22. ^ Andrew Dalby, Food in the ancient world from A to Z, Routledge, 2003, p.71
  23. ^ Athenaeus and S. Douglas Olson, The Learned Banqueters, Volume VII: Books 13.594b-14, Loeb Classical Library, 2011, pp.277-278
  24. ^ Albalam. Hunting for Breakfast. p. 20. 
  25. ^ H.T. Riley (1852). The Comedies of Plautus. London: Henry G. Bohn. 
  26. ^ Becker (1844). Roman Scenes of the Time of Augustus; With Notes and Excursus Illustrative of the Manners and Customs of the Romans. London: John w. Parker. p. 357. 
  27. ^ Encyclopedia of Food and Culture, vol 1, pg 244
  28. ^ P.W. Hammond (1993). Food & Feast in Medieval England. Phoenix Mill: Alan Sutton. 
  29. ^ C.W. Bynum (1987). Holy feast and holy fast: The religious significance of food to medieval women. Berkeley: University of California Press. 
  30. ^ Collin Spencer (2002). British Food: an Extraordinary Thousand Years of History. New York: Columbia University Press. 
  31. ^ M.A. Hicks (2001). Revolution and consumption in late medieval England. Woodbridge: Boydell Press. 
  32. ^ a b Goodhugh; Cooke Taylor 1843, p. 843.
  33. ^ Bsisu, May (2005). The Arab Table: Recipes and Culinary Traditions. HarperCollins. p. 105. ISBN 0060586141
  34. ^ Goodhugh; Cooke Taylor 1843, p. 779.
  35. ^ Calvel, Raymond (2001). The Taste of Bread. Springer. p. 141. ISBN 0834216469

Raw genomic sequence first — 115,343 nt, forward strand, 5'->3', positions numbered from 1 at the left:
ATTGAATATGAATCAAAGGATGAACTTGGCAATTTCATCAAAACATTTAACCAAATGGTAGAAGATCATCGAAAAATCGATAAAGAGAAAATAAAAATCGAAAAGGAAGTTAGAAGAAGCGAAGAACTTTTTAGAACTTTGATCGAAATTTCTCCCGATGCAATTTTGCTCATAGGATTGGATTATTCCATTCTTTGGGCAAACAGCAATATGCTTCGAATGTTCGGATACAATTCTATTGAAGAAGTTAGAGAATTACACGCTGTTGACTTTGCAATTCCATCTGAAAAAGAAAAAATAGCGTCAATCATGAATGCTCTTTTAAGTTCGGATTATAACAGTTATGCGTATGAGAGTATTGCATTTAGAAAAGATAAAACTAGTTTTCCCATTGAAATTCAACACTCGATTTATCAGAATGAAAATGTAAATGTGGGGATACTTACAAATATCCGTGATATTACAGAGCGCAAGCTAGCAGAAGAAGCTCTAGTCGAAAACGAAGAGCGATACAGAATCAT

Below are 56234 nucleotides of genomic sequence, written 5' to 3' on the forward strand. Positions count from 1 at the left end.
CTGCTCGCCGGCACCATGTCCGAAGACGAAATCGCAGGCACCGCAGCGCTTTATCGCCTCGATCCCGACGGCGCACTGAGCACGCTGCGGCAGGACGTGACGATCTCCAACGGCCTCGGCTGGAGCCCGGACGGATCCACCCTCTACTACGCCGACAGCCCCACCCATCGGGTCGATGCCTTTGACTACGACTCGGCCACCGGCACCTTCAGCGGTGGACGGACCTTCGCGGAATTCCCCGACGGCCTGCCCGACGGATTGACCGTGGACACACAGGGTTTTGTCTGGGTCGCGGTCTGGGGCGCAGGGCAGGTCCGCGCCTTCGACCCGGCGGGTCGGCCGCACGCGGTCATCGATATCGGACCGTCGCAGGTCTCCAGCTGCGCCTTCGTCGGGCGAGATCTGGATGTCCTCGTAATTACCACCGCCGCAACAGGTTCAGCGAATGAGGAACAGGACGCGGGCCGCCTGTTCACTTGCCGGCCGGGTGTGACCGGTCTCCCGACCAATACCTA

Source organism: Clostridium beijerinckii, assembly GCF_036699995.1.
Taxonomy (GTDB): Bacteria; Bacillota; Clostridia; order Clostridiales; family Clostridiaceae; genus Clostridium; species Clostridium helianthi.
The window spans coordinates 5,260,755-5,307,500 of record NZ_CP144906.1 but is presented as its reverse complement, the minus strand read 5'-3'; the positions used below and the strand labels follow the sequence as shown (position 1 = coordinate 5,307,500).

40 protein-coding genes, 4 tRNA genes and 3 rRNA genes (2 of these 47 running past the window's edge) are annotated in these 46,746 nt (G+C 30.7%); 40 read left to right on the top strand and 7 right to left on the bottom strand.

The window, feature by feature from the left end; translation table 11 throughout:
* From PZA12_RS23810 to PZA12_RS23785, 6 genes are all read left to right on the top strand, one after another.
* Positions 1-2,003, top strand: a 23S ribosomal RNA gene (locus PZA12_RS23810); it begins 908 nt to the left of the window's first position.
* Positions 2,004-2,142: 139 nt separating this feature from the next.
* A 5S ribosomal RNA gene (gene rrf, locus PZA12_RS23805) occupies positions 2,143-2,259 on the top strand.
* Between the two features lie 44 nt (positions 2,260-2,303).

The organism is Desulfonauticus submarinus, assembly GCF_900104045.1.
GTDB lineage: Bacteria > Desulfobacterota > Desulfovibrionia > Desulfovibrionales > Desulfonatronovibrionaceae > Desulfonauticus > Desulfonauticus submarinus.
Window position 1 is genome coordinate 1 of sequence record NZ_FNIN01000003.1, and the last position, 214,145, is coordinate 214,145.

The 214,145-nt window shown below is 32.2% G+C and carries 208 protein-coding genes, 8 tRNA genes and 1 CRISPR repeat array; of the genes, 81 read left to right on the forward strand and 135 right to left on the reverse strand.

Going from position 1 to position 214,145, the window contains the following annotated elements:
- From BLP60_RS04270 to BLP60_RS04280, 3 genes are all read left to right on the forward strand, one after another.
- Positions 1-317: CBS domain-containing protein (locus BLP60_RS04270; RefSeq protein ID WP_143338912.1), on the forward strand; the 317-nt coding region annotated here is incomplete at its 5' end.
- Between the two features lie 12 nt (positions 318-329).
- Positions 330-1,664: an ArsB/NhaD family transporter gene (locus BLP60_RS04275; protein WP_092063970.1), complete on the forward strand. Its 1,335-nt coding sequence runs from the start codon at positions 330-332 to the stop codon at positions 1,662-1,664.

36. ^ Scott-Hamilton, Carolyn (2012). The Healthy Voyager's Global Kitchen: 150 Plant-Based Recipes From Around the World. Fair Winds. p. 115. ISBN 1610581741
  37. ^ Kittler, Pamela Goyan; Sucher, Kathryn P. (2007). Food and Culture. Cengage Learning. p. 151. ISBN 049511541X
  38. ^ a b Clarke, Stephen (2012). 1000 Years of Annoying the French. Open Road Media. p. (unlisted). ISBN 1453243585
  39. ^ Edelstein, Sari (2010). Food, Cuisine, and Cultural Competency for Culinary, Hospitality, and Nutrition Professionals. Jones & Bartlett Learning. p. 138. ISBN 0763759651
  40. ^ Lind, L. R. (1988). On the Care of the Aged; and Maximianus, Elegies on Old Age and Love. Philadelphia: American Philosophical Society. p. 247. 
  41. ^ Albala. Hunting for Breakfast. p. 25. 
  42. ^ a b c Mason, Laura (2004). Food Culture In Great Britain. pp. 34-35. Greenwood Publishing Group. p. ISBN 031332798X
  43. ^ Clay, Xanthe (February 17, 2007). "With a flame in your art". The Telegraph. Retrieved 2013-04-09.